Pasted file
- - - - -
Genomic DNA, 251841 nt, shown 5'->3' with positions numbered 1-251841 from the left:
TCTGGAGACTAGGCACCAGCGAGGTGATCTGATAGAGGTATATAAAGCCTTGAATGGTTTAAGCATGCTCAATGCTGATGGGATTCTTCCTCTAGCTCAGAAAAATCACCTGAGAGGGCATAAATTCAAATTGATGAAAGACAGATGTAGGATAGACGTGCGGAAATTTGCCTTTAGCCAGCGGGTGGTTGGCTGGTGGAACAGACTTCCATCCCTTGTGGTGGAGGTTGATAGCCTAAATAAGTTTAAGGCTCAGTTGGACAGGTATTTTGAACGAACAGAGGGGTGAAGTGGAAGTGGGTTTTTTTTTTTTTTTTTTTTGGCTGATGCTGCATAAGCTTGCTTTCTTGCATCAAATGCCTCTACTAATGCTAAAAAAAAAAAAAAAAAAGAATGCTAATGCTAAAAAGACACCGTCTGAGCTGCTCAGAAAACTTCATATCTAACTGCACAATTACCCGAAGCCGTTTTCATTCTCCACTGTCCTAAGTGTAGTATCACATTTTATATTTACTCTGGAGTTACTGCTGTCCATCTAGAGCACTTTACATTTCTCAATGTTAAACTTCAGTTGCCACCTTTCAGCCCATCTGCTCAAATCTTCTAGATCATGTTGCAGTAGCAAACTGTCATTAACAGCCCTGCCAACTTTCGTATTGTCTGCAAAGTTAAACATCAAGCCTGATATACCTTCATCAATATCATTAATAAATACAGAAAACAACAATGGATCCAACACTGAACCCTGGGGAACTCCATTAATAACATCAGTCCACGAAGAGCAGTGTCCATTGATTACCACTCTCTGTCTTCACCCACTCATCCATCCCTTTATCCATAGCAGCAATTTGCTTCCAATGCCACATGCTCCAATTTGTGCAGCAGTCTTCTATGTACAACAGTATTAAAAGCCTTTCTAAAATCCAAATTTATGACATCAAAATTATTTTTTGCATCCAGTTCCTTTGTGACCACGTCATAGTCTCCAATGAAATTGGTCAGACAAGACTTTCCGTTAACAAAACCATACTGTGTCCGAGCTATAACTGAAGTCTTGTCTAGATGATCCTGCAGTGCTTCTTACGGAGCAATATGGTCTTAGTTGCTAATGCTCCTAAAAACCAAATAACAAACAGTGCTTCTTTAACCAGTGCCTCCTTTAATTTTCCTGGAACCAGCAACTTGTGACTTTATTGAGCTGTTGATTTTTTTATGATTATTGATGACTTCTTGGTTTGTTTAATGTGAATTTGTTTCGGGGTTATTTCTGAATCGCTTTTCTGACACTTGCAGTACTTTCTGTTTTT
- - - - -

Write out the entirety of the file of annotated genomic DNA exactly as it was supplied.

Genomic DNA, 251841 nt, shown 5'->3' with positions numbered 1-251841 from the left:
TCTGGAGACTAGGCACCAGCGAGGTGATCTGATAGAGGTATATAAAGCCTTGAATGGTTTAAGCATGCTCAATGCTGATGGGATTCTTCCTCTAGCTCAGAAAAATCACCTGAGAGGGCATAAATTCAAATTGATGAAAGACAGATGTAGGATAGACGTGCGGAAATTTGCCTTTAGCCAGCGGGTGGTTGGCTGGTGGAACAGACTTCCATCCCTTGTGGTGGAGGTTGATAGCCTAAATAAGTTTAAGGCTCAGTTGGACAGGTATTTTGAACGAACAGAGGGGTGAAGTGGAAGTGGGTTTTTTTTTTTTTTTTTTTTGGCTGATGCTGCATAAGCTTGCTTTCTTGCATCAAATGCCTCTACTAATGCTAAAAAAAAAAAAAAAAAAGAATGCTAATGCTAAAAAGACACCGTCTGAGCTGCTCAGAAAACTTCATATCTAACTGCACAATTACCCGAAGCCGTTTTCATTCTCCACTGTCCTAAGTGTAGTATCACATTTTATATTTACTCTGGAGTTACTGCTGTCCATCTAGAGCACTTTACATTTCTCAATGTTAAACTTCAGTTGCCACCTTTCAGCCCATCTGCTCAAATCTTCTAGATCATGTTGCAGTAGCAAACTGTCATTAACAGCCCTGCCAACTTTCGTATTGTCTGCAAAGTTAAACATCAAGCCTGATATACCTTCATCAATATCATTAATAAATACAGAAAACAACAATGGATCCAACACTGAACCCTGGGGAACTCCATTAATAACATCAGTCCACGAAGAGCAGTGTCCATTGATTACCACTCTCTGTCTTCACCCACTCATCCATCCCTTTATCCATAGCAGCAATTTGCTTCCAATGCCACATGCTCCAATTTGTGCAGCAGTCTTCTATGTACAACAGTATTAAAAGCCTTTCTAAAATCCAAATTTATGACATCAAAATTATTTTTTGCATCCAGTTCCTTTGTGACCACGTCATAGTCTCCAATGAAATTGGTCAGACAAGACTTTCCGTTAACAAAACCATACTGTGTCCGAGCTATAACTGAAGTCTTGTCTAGATGATCCTGCAGTGCTTCTTACGGAGCAATATGGTCTTAGTTGCTAATGCTCCTAAAAACCAAATAACAAACAGTGCTTCTTTAACCAGTGCCTCCTTTAATTTTCCTGGAACCAGCAACTTGTGACTTTATTGAGCTGTTGATTTTTTTATGATTATTGATGACTTCTTGGTTTGTTTAATGTGAATTTGTTTCGGGGTTATTTCTGAATCGCTTTTCTGACACTTGCAGTACTTTCTGTTTTT